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Let $\bar{X_n}$ denote the mean of a random sample of size n from a distribution that has pdf $f(x) = e^{-x}$, $0<x<\infty$, zero elsewhere.

a) Show that the mgf of $Y_n=\sqrt{n}(\bar{X_n}-1)$ is $M_{Y_n}(t) = [e^{t/\sqrt{n}} - (t/\sqrt{n})e^{t/\sqrt{n}}]^{-n}$, $t < \sqrt{n}$

b) Find the limiting distribution $Y_n$ as $n\rightarrow \infty$

a) We know that the pdf of $\bar{X_n}$ is $\Gamma(n,1)$

$M_{Y_n}(t) = (\frac{1}{1-t})^n$ $M_{Y_n}(t) = E(e^{tY_n}) = E(e^{t\sqrt{n}(\bar{X_n}-1)} = e^{-t\sqrt{n}}E(e^{t\sqrt{n}\bar{X_n}}$

MGF of $\bar{X_n}$ evaluated at $t\sqrt{n}$

$=e^{-t\sqrt{n}}(\frac{1}{1-t\sqrt{n}})^n = ((e^{t/\sqrt{n}})(1-t\sqrt{n}))^{-n}$

This does not match the answer they give because t is multiplied by $\sqrt{n}$ instead of being divided by it. But I just can't see where I went wrong...can anybody help me?

Thanks in advance

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I think $\sum X_i$ should be $\Gamma(n,1)$ right? – blitzer Feb 2 '13 at 19:37
up vote 2 down vote accepted

You forgot to divide the sample mean by $n$. This replaces $t$ by $t/n$ in the mgf to give $$ M_{\bar X_n}(t) = (1-\frac tn)^{-n}. $$ Then $$ M_{Y_n}(t) = M_{\bar X_n}(t{\sqrt{n}}) e^{-t\sqrt{n}} = \left(e^{t/\sqrt{n}} (1-\frac{t}{\sqrt{n}})\right)^{-n}. $$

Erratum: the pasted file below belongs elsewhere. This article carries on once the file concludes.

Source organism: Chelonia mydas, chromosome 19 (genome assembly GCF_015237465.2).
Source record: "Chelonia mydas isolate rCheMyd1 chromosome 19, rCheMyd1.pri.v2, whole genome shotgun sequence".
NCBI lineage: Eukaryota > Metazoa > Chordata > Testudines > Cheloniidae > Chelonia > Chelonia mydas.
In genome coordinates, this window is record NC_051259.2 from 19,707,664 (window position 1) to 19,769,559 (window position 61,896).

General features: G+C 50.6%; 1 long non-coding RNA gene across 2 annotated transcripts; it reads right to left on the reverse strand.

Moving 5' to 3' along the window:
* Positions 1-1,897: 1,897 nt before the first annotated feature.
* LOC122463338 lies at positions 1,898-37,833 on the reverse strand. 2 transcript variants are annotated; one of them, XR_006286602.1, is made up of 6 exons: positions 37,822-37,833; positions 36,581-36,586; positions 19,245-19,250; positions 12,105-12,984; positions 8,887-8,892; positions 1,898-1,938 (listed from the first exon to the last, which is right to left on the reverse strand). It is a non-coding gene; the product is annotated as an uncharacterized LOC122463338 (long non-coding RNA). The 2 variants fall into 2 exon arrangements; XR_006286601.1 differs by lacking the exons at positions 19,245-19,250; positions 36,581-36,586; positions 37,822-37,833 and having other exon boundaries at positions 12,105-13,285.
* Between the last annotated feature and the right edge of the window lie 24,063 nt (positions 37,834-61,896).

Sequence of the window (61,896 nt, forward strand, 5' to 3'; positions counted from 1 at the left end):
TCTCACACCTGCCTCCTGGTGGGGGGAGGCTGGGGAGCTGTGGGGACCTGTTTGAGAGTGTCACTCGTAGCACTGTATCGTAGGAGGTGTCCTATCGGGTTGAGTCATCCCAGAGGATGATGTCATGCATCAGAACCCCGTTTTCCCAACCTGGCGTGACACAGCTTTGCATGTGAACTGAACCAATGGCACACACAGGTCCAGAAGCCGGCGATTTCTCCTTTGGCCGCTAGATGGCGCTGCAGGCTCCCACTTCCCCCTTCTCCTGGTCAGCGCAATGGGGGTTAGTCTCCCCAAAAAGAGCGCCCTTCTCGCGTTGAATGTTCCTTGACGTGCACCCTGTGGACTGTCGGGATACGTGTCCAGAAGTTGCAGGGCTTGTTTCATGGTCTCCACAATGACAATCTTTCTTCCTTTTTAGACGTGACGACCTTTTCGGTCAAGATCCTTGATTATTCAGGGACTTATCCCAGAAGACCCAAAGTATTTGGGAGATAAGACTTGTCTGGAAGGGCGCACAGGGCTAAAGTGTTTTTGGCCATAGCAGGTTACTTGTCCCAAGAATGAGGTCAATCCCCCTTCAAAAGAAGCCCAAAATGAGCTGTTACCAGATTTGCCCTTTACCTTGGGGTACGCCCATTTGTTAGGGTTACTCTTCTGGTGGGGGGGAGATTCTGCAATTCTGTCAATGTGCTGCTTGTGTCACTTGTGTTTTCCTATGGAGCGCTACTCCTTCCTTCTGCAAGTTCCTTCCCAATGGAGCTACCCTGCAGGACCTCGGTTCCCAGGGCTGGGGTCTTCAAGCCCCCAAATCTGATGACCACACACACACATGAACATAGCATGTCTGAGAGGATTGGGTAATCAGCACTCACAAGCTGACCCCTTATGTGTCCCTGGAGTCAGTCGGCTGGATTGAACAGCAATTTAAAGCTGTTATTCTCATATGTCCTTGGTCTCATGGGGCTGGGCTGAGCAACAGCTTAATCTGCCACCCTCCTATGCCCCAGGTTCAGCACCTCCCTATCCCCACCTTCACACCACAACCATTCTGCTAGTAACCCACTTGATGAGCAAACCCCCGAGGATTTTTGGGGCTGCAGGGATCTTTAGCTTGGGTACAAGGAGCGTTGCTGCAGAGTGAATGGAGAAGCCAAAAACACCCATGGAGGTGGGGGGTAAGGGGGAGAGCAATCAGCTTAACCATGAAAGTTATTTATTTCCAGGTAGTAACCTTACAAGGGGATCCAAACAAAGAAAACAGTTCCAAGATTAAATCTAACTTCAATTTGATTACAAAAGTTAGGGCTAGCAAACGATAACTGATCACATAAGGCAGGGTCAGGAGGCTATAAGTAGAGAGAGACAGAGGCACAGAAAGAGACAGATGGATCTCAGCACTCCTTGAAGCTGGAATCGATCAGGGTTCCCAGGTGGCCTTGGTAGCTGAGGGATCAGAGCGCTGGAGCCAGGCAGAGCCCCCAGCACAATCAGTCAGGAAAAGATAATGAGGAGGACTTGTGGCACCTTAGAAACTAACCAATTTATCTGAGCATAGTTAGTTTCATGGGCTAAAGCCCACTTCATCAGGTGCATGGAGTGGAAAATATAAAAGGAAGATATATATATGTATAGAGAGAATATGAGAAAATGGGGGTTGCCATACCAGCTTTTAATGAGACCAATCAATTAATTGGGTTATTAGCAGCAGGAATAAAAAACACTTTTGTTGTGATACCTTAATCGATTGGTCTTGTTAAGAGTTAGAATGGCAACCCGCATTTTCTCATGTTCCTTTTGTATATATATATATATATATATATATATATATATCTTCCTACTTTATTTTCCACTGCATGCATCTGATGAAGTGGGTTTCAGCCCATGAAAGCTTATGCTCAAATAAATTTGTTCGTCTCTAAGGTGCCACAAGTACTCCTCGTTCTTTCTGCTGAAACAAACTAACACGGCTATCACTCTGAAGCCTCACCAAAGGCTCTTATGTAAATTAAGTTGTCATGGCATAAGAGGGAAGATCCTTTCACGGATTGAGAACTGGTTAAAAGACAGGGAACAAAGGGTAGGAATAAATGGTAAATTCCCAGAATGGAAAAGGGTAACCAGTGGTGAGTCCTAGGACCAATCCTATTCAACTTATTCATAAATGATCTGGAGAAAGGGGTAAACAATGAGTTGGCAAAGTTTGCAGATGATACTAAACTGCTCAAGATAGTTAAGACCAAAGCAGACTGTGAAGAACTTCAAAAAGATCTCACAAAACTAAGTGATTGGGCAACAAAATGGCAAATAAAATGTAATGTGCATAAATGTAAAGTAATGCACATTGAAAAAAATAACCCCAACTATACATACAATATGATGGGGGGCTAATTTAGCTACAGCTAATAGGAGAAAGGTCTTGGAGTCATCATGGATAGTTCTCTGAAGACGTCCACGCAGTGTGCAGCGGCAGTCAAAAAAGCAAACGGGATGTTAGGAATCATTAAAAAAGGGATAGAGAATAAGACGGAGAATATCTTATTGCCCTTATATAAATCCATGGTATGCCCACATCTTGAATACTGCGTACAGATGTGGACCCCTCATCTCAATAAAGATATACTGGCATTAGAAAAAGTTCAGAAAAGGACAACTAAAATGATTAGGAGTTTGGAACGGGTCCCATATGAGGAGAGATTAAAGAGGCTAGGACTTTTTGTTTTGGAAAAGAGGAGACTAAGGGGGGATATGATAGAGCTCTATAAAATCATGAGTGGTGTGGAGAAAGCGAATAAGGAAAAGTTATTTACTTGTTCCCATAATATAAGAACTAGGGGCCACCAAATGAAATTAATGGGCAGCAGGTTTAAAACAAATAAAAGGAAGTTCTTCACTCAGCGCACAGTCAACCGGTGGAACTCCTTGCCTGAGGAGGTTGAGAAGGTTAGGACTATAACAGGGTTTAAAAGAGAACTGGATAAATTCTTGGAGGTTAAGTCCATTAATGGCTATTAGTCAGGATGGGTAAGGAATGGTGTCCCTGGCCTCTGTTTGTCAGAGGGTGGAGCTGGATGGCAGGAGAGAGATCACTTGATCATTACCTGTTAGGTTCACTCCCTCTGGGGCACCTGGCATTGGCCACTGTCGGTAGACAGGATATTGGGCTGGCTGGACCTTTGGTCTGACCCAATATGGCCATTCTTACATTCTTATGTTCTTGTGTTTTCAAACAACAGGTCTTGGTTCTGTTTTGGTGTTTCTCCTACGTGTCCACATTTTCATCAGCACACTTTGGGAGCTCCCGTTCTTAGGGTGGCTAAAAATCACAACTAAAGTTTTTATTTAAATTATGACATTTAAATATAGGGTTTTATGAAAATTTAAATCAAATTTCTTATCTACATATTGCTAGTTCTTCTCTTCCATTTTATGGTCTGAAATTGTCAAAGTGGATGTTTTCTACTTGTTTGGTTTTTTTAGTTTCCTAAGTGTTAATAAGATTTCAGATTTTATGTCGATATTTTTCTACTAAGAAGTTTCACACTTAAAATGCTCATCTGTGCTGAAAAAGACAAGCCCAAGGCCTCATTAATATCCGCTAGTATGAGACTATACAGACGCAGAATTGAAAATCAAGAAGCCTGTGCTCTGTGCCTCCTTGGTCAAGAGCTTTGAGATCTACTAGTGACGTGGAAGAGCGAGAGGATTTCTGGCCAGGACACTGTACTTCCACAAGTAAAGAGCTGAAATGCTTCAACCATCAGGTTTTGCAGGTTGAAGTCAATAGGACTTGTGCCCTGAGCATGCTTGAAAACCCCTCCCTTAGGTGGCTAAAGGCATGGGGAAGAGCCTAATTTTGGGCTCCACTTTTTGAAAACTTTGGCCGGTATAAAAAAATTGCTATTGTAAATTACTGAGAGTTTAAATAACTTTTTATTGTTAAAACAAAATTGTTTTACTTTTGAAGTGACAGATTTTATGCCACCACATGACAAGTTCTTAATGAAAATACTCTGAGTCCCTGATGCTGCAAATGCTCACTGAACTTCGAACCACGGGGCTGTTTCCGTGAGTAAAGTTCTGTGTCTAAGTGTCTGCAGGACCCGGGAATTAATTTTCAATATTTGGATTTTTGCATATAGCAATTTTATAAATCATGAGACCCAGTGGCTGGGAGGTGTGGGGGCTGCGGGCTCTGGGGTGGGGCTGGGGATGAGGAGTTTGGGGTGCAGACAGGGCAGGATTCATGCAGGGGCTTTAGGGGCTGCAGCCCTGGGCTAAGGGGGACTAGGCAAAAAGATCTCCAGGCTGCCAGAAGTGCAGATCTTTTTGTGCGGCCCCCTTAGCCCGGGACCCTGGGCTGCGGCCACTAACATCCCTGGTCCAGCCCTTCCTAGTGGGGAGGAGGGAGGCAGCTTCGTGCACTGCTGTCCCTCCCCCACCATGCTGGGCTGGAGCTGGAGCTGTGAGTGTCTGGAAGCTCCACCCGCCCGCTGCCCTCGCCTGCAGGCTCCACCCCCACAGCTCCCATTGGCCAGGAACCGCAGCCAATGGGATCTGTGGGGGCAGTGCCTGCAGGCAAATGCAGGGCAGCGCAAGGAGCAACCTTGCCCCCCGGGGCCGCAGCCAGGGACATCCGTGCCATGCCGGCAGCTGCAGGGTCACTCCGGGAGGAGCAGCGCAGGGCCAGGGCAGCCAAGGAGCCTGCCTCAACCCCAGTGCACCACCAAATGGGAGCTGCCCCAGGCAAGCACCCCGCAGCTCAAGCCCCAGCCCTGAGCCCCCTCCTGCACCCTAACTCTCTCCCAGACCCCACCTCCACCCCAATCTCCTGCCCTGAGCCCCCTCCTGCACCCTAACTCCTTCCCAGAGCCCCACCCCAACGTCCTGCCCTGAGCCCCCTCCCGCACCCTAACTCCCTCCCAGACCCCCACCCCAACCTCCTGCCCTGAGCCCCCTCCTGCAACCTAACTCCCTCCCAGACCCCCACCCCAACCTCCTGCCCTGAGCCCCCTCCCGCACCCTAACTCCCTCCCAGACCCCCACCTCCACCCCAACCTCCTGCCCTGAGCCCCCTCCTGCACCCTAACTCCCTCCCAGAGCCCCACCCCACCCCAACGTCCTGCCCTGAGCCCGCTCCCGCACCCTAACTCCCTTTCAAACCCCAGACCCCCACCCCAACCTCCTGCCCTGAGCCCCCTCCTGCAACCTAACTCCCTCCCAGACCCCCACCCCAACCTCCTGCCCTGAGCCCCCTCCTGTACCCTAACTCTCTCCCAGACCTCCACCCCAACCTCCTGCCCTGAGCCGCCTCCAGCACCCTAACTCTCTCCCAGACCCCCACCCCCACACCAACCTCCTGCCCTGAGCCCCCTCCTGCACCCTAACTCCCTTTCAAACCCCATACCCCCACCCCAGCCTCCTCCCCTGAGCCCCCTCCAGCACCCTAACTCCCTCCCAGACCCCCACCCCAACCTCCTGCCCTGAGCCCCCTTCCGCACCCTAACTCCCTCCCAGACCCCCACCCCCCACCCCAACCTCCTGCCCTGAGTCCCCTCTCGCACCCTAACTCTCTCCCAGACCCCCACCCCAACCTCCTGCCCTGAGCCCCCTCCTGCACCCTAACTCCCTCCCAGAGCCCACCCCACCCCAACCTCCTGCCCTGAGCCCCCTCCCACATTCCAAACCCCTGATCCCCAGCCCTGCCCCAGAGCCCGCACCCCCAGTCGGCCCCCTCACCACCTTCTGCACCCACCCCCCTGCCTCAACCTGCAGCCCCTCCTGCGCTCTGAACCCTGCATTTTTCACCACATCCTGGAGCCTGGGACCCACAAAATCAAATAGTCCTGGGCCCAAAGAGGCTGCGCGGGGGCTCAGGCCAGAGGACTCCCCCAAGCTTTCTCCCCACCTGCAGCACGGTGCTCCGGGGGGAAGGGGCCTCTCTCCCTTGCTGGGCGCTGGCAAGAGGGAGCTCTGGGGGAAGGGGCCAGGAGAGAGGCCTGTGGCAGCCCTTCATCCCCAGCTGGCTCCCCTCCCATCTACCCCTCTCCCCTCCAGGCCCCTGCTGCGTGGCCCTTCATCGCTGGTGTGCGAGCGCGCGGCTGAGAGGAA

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Thanks. For the second part of the question, this is what I did: $((1-\frac{t}{\sqrt{n}})^{\sqrt{n}})^{-\sqrt{n}}$. The part inside the brackets converges to $e^{-t}$. But $(e^{-t})^{-\sqrt{n}}$ converges to I'm a bit unsure about my answer. Do you think I did something wrong? – user58289 Feb 2 '13 at 22:05
Well, the population distribution has mean $1$ and finite variance, so by the Central Limit Theorem, $Y_n$ has to converge to a normal distribution. So, you should expect the limit of the mgfs to be the mgf of a normal distribution. – David Moews Feb 2 '13 at 22:24
One last question: I'm not sure how you got the mgf of $\bar{X_n}$ after dividing it by n. In other words, how can you "divide" $\Gamma(n,1)$ by n? Do you divide each of the alpa and the beta by n...or how does it work? – user58289 Feb 3 '13 at 19:17
Dividing a random variable $X$ by something corresponds to dividing the $t$ in the mgf $M_X(t)$ by the same thing. So, I took the original mgf and replaced $t$ by $t/n$. – David Moews Feb 3 '13 at 19:23
Oh so you just divide the beta...ok thanks. – user58289 Feb 3 '13 at 19:45

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